A Chat With Ron Sarni, Co-Owner of The Grilled Cheese Nation Food Truck

The native Melrosian talks about how Boston’s burgeoning food truck movement is preparing to get through the coldest months of the year.

Ron Sarni, who grew up in Melrose, owns the Grilled Cheese Nation food trucks with his business partner, Todd Saunders. Sarni, 57, also founded the Boston Area Food Truck Association and leases food trucks to entrepreneurs through his other enterprise, Food Truck Nation. Sarni spoke with Patch about bringing smoked Gouda and melted Brie sandwiches to the streets of Boston, how he plans to prepare “Cheese Force One” and “Minnie” for use in cold weather and where a food truck might set up shop in the suburbs.

Patch: Over the past year, you’ve helped persuade Boston’s elected officials that food trucks would benefit the city. Were there any advantages to Boston embracing food trucks much later than New York, Los Angeles or Portland, OR did? 

Sarni: The nice thing about being last to the party here was that we got to see all the bad stuff and all the good stuff and design a program that was very democratic and allowed entrepreneurs to flourish.  

Patch: Now that food trucks have proven to be popular downtown, the question is: can Grilled Cheese Nation and other vendors stay open through the winter?

Sarni: We are certainly going to give it a shot; we may reduce the fleet to one truck. There’s a group of operators that are going to get together this Sunday to talk about how we are going to get through this winter. It’s all unknown, but we’re optimistic that there are going to be some locations and special events.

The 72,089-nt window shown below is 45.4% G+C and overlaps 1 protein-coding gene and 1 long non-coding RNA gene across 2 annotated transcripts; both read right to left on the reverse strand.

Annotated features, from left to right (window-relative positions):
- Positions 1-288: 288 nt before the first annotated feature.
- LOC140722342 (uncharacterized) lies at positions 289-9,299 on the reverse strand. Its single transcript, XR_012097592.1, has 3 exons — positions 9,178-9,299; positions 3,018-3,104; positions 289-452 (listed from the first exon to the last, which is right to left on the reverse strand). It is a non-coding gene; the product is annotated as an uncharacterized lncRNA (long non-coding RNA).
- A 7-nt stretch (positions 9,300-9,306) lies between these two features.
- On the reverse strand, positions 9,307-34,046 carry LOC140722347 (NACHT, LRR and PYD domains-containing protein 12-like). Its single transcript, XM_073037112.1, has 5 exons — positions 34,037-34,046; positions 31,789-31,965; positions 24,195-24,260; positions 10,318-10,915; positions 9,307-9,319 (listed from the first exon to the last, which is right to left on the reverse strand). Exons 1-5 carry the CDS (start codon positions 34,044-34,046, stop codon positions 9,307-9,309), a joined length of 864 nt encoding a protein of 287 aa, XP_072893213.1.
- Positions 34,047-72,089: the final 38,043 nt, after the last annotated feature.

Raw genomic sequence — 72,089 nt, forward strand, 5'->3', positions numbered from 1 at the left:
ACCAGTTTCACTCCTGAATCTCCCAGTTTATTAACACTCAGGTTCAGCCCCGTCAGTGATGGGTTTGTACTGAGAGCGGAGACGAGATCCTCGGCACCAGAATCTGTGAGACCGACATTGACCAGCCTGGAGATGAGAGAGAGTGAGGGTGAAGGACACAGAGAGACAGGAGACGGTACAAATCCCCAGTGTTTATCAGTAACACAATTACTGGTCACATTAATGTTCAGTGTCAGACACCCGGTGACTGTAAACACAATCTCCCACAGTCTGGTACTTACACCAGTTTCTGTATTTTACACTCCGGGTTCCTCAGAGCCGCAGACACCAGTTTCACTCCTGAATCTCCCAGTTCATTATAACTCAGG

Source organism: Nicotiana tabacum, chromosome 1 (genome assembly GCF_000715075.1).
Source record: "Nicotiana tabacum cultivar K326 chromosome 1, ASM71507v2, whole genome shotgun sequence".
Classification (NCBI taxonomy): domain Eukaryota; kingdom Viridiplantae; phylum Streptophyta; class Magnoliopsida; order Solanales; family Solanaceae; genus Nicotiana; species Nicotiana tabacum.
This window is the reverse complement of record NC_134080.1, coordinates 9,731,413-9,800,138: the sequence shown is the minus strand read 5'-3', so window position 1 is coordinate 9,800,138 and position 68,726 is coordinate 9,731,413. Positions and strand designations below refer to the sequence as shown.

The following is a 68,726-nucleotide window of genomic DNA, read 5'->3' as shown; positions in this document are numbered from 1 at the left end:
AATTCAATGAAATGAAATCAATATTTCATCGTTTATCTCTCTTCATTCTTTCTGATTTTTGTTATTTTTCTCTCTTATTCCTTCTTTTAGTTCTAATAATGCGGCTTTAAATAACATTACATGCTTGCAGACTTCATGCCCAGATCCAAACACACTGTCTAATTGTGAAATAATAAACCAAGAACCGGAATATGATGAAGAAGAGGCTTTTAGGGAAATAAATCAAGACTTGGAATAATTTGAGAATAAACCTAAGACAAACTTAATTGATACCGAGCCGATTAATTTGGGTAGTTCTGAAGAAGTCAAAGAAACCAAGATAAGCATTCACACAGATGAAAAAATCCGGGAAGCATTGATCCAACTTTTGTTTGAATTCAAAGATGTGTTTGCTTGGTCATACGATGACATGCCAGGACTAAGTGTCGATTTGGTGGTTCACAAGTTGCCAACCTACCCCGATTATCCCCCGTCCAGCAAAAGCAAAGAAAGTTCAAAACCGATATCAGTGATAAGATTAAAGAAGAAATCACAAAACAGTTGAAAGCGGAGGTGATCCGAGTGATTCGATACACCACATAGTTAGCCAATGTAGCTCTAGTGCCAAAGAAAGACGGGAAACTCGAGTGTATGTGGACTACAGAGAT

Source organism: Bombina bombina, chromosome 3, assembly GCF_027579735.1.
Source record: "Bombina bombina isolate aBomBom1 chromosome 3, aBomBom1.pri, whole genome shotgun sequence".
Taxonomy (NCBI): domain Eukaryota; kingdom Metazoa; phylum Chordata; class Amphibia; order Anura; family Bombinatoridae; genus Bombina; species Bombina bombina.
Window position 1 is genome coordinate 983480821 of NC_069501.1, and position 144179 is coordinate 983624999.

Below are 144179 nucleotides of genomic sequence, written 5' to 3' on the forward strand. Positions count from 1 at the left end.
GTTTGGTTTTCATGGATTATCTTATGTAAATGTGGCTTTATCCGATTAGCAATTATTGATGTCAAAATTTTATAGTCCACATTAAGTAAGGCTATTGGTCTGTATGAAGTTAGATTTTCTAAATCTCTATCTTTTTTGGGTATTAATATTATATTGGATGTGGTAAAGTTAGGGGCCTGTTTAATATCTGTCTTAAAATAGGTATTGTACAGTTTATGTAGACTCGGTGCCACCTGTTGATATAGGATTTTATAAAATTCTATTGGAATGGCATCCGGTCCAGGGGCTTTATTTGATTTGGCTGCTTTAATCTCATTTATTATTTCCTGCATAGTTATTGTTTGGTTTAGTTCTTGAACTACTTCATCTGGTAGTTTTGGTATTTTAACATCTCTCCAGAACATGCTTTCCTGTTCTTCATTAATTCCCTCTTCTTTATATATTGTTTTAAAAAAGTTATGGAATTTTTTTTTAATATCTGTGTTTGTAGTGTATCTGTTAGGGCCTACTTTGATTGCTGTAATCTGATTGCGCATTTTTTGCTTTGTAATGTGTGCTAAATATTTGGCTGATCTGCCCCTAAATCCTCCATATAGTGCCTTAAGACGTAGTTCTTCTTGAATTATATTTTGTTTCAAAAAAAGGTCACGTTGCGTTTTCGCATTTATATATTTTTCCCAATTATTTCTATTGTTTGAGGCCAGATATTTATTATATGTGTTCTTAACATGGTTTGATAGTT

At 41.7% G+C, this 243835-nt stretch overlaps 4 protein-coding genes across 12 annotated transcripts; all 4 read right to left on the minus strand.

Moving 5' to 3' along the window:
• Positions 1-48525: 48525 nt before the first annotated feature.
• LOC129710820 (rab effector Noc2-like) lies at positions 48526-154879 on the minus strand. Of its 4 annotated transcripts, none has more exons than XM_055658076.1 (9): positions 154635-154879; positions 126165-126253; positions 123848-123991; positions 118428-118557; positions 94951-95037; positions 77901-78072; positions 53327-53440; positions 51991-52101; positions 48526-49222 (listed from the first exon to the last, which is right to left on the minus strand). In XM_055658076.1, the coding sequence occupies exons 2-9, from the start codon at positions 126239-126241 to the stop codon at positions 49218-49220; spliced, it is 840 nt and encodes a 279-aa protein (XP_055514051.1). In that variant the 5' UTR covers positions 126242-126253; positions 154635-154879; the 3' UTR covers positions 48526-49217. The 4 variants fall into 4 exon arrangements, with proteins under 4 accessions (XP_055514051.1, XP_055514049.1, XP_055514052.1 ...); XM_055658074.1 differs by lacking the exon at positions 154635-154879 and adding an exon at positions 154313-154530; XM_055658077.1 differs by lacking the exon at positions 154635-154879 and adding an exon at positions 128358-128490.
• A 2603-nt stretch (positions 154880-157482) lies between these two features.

Patch: Do you worry that business will suffer during the winter because people won’t want to stand in the cold waiting for a sandwich, even if it comes served with a shot of hot tomato soup?

Sarni: Yes. There’s certainly going to be some people who succeed and some people who don’t. Those who do succeed have to be persistent and willing to take on these new challenges. Other people are going to say this is too difficult and walk away from it. But from the people I’ve talked to, they’re really hell-bent on making it work.

Patch: Once food truck vendors establish themselves in Boston, do you think they’ll expand outside the city?

Sarni: Oh, absolutely. We think Boston is kind of the prototype and other cities will follow. That’s why we’re the Boston Area Food Truck Association. We think this is going to proliferate. There could be one or two that end up on  on Sunday—you never know. As people watch the industry grow, they want to be part of it.


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